What has the local media reported about these cases?

There has been a virtual media blackout by the Nashville and other local press sources. In fact, the Nashville media have reported more on the shooting of a cat and a dog who was kicked to death than they have about the deaths of Linda Harris and Omega Leach III, as if their lives don't matter. Even with continuing efforts by Power to the People, including filing a petition to the Department of Justice asking that it sue state officials for violating the civil rights of  the two black children, and demanding that the State Medical Examiner hold inquests into their deaths, the local media have not deemed the issue news worthy.

We believe  this media blackout is political, a way of suppressing the issue, and keeping the Black community and civil rights groups in the dark.

How have government officials responded to the plans for the protest?

Local and state policies discriminate against poor people who wish to exercise their constitutional right to protest. According to an ordinance of the Metro Nashville/Davidson County government, people who want to conduct a political march on city streets must pay a $1 million insurance policy. If you cannot afford to pay, you are expected to march on the sidewalks. Another $1 million must be paid to the state in order to reserve Legislative Plaza for a  political rally. If you cannot pay, you must compete with other groups who may hold events or rallies at Legislative Plaza at the same time of your event.
These illegal regulations favor well-financed groups or those with the ability to raise large amounts of  funds. In fact, several court decisions around the country have determined that regulations like those of the Metro government and the state of Tennessee have been overturned because they violate the First Amendment.

Metro government officials have ignored Power to the People's request for a waiver from paying the $1 million insurance policy. We will, nevertheless, march in the streets to protest the deaths of Linda Harris and Omega Leach III. Power to the People also requested a waiver from paying $1 million to the state. At their request, we even met with state officials. In a follow-up letter, they said that we may use the Legislative Plaza without paying the $1 million. This means that we cannot reserve the plaza and may face a situation in which our rally will be held at the same time that another event is held. Poor people have just as much of a right to reserve the plaza to exercise our First Amendment rights as do rich people! In our case, we believe that these policies are being enforced because we are protesting the failure of government officials to properly oversee juvenile detention centers in Tennessee.  By insisting on the collective payment of $2 million, the local and state governments apparently have little or no regard for the civil and constitutional rights of poor people. We have  asked the ACLU of Tennessee and other civil liberties groups to assist us, and fully expect to have to go to court to resolve this situation. Meanwhile, the plans for the protest go on.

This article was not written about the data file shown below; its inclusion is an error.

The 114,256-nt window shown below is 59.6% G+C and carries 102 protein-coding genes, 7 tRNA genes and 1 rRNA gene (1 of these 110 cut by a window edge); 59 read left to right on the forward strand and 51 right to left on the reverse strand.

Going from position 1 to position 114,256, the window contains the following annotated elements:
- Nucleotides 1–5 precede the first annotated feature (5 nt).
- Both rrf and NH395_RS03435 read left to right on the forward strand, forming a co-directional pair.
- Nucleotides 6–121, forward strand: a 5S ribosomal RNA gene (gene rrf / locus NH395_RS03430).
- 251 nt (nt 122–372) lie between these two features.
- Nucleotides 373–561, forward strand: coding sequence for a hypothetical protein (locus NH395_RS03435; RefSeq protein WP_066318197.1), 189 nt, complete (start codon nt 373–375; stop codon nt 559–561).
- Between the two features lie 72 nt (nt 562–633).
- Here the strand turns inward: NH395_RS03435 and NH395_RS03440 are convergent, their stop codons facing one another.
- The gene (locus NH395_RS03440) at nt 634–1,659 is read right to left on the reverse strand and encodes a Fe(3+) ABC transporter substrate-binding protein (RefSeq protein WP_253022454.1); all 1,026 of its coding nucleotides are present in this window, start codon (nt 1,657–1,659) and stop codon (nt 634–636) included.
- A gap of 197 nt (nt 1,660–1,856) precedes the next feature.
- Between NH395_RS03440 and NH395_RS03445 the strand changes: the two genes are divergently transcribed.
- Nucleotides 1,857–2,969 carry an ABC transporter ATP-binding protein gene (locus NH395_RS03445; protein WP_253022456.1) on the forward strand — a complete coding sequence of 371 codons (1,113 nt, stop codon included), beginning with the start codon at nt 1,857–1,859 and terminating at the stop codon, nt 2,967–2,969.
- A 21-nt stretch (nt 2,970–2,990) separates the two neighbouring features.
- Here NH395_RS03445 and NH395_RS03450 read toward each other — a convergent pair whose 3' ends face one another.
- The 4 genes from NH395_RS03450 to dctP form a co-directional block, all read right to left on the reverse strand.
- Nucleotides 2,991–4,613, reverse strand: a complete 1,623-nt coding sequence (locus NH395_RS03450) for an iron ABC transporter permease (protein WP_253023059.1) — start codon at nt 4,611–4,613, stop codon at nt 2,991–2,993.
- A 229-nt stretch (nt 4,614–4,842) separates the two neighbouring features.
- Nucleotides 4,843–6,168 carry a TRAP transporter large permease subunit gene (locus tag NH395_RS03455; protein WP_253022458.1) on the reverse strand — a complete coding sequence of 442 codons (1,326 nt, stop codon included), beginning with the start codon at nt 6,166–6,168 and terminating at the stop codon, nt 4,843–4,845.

Is Tennessee still a racist state?

We believe that it is; it is the state after all where Dr. Martin Luther King Jr. was murdered, and it is the state which produced the Ku Klux Klan. A racist reign of terror produced the deaths of over 50 people in Chattanooga during the 1970's, 1980's and 1990's by local police. There have been suspected Klan lynchings and cross burnings even into the 1980's. Churches and the homes of activists were burned in Knoxville and Chattanooga in the early 1990's, and police brutality has been a problem in Memphis for years.

What is going to happen on April 26, 2008?